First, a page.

“Solitary,” the eye-opening documentary from HBO hosted a panel to discuss the shortcomings of the US prison system, the suffering it’s caused millions and what can be done to stop it.
The Eighth Amendment of the United States Constitution states that “cruel and unusual punishments [shall not be] inflicted.” And yet, that is exactly what we are seeing all across America. From the bayous of Louisiana to the forests of New England, prisoners and advocates for prison reform across this country have routinely expressed their concern for the conditions and practices of US penitentiaries. Whether it is a low-level county jail or a supermax prison like “Solitary”‘s Red Onion, prisoners have little to no rights left after they walk past those iron gates.
To create a more impactful impression among the public, Kristi Jacobson decided to take a closer look at one of America’s most brutal prisons in her insightful documentary ‘Solitary.’ Working tirelessly for years to bring us a closer look at the heart-wrenching environment that prisoners suffer, Jacobson has painted a vivid image of the madness that so many prisoners endure during their decades-long sentences in their 23 hour-a-day 8’x10′ enclosures.
In preparation for “Solitary’s” February 6 premiere, HBO hosted a panel moderated by actor/activist Malik Yoba with director Kristi Jacobson, Glenn E. Martin from Just Leadership USA and the Project Manager for Sentencing and Correction at the Bureau Institute of Justice Sarah Sullivan.
Virginia Department of Corrections’ Rebuttal
Kristi Jacobson’s film is anything but a nice view into the world of the Virginia Department of Corrections. In fact, it does almost everything but say it is a complete failure of a system. But the film’s narrative, pacing and emotional breadth lets you imagine just how bad it can be in those cramped cells.
“Have [the people who have given you the access] seen the film?” probed Yoba. “Yes, I think the Department of Corrections would have liked to have seen more emphasis on the Step-Down program in the finished film but I think there is an understanding that the film captures the experience” Replied Jacobson, who clearly didn’t want to rile any more feathers than she already did with the scathing documentary. “Didn’t they make their own film?” asked Martin. “The ‘we’re-not-that-bad film'” interjected Yoba. Someone from the audience sarcastically added, “The alternate-facts-film” to much laughter.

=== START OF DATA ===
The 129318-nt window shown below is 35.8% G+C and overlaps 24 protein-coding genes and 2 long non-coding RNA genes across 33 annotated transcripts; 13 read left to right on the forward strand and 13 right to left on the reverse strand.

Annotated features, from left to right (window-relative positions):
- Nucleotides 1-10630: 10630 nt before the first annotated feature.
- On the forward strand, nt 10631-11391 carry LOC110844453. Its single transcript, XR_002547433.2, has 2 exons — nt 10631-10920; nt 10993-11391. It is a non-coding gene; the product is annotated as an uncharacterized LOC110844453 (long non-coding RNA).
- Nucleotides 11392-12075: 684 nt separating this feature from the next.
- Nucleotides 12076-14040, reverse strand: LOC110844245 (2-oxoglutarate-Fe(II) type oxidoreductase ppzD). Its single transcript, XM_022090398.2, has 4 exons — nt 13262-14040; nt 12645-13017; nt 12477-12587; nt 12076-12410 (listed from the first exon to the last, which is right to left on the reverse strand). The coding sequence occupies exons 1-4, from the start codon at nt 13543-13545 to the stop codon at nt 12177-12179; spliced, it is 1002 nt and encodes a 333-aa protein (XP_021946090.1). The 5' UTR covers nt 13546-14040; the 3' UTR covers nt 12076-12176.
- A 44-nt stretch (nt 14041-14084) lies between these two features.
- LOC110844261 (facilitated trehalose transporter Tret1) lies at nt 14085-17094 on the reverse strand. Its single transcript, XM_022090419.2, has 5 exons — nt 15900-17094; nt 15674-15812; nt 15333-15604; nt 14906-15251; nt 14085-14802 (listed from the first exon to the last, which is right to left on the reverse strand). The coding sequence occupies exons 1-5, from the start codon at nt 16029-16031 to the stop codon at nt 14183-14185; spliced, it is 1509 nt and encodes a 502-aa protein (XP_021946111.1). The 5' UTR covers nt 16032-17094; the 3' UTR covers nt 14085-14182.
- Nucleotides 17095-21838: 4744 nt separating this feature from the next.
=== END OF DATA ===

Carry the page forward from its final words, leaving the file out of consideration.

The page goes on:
It’s Happening in Your Backyard
When watching a film like “Solitary,” one cannot help but pick up on the Appalachian accents, culture and quality of the film. It leads one to imagine that this cannot possibly be happening in progressive states like California, Massachusetts or New York. But the sad fact is that it is happening.
Glenn E. Martin–who served six years in federal prison and now advocates for prison reform–sombered the room up. “To be clear folks, this exists just twelve miles from here at Riker’s Island. We own it. We pay for it [with] our taxes. We allow it to exist. Our progressive mayor allows it to exist,” said the reformist.
But what perhaps troubled Martin the most was the country’s lack of empathy for these individuals. “How did we get here? How did we as a society, with all its values that we articulate as Americans and as New Yorkers come to this point?” posited the panelist. And it seemed the solemn audience was dumbfounded by that question just as much as is during his daily crusade.
Where To Begin the Reform
It appears that what is perhaps most troubling is the fact that few people can understand the plight of the convict. Once free, there is a blemish that is forever stained upon one’s record. Jobs are harder to find and keep. Housing is always difficult to come by. Relationships are hurt by the culture surrounding ex-convicts. Society has no clear goal of rehabilitating these individuals.
And as “Solitary” points out, some of these individuals have no contact with people and are kept in a cage for 23 hours a day, leading to extreme social issues and mental agitation. In that regard, it seems that prisons are in the system of stifling convalescence. They drag these people down to the abyss and then tie a cinder block to their leg, hoping that they will somehow escape to the surface. And to people like Sarah Sullivan this has to stop sooner rather than later.
“There is a need to reform this practice [of solitary confinement],” bluntly stated Sullivan. She went on to explain that “this has become a practice that has grown over the past couple of decades and now become the go-to response for all types of behavior in prisons and jails.”
Perhaps the most troubling is the kind of behavior that will lead to segregation. “The reality is is that there are a lot of people who go to segregation for non-violent, low-level violations like smoking, not following a direct order, having too much from the commissary,” revealed Sullivan. “And in a lot of systems we work with, more people go will go in for those reasons than for the types of behaviors that you saw in the film,” added Sullivan.
There is a long road ahead to changing the increasingly privatized federal prison system. But it’s uplifting to see individuals like Martin, Sullivan and Jacobson step up. They’re doing everything they can to change what seems to be in violation of the Eighth Amendment. Hopefully that change will before these poor souls are subjected to more cruel and unusual punishment.
Check the documentary out for yourself on HBO February 6.